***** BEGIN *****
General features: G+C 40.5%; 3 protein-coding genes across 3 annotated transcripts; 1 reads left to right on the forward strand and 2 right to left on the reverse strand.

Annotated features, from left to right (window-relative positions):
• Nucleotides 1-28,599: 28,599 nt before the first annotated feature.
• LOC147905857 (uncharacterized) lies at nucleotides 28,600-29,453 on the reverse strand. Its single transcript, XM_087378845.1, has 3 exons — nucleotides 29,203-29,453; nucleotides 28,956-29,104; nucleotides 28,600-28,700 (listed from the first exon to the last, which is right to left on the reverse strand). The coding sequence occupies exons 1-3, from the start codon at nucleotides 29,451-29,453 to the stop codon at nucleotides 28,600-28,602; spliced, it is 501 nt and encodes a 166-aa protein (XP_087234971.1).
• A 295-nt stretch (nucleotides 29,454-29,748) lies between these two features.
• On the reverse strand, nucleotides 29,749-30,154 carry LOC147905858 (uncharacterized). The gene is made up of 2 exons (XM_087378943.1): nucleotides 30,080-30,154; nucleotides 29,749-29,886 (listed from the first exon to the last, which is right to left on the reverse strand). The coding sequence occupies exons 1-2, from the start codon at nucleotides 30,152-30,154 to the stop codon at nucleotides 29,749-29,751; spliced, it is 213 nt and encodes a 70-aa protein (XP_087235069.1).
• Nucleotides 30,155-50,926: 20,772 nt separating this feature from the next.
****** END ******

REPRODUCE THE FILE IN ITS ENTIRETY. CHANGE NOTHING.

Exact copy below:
General features: G+C 40.5%; 3 protein-coding genes across 3 annotated transcripts; 1 reads left to right on the forward strand and 2 right to left on the reverse strand.

Annotated features, from left to right (window-relative positions):
• Nucleotides 1-28,599: 28,599 nt before the first annotated feature.
• LOC147905857 (uncharacterized) lies at nucleotides 28,600-29,453 on the reverse strand. Its single transcript, XM_087378845.1, has 3 exons — nucleotides 29,203-29,453; nucleotides 28,956-29,104; nucleotides 28,600-28,700 (listed from the first exon to the last, which is right to left on the reverse strand). The coding sequence occupies exons 1-3, from the start codon at nucleotides 29,451-29,453 to the stop codon at nucleotides 28,600-28,602; spliced, it is 501 nt and encodes a 166-aa protein (XP_087234971.1).
• A 295-nt stretch (nucleotides 29,454-29,748) lies between these two features.
• On the reverse strand, nucleotides 29,749-30,154 carry LOC147905858 (uncharacterized). The gene is made up of 2 exons (XM_087378943.1): nucleotides 30,080-30,154; nucleotides 29,749-29,886 (listed from the first exon to the last, which is right to left on the reverse strand). The coding sequence occupies exons 1-2, from the start codon at nucleotides 30,152-30,154 to the stop codon at nucleotides 29,749-29,751; spliced, it is 213 nt and encodes a 70-aa protein (XP_087235069.1).
• Nucleotides 30,155-50,926: 20,772 nt separating this feature from the next.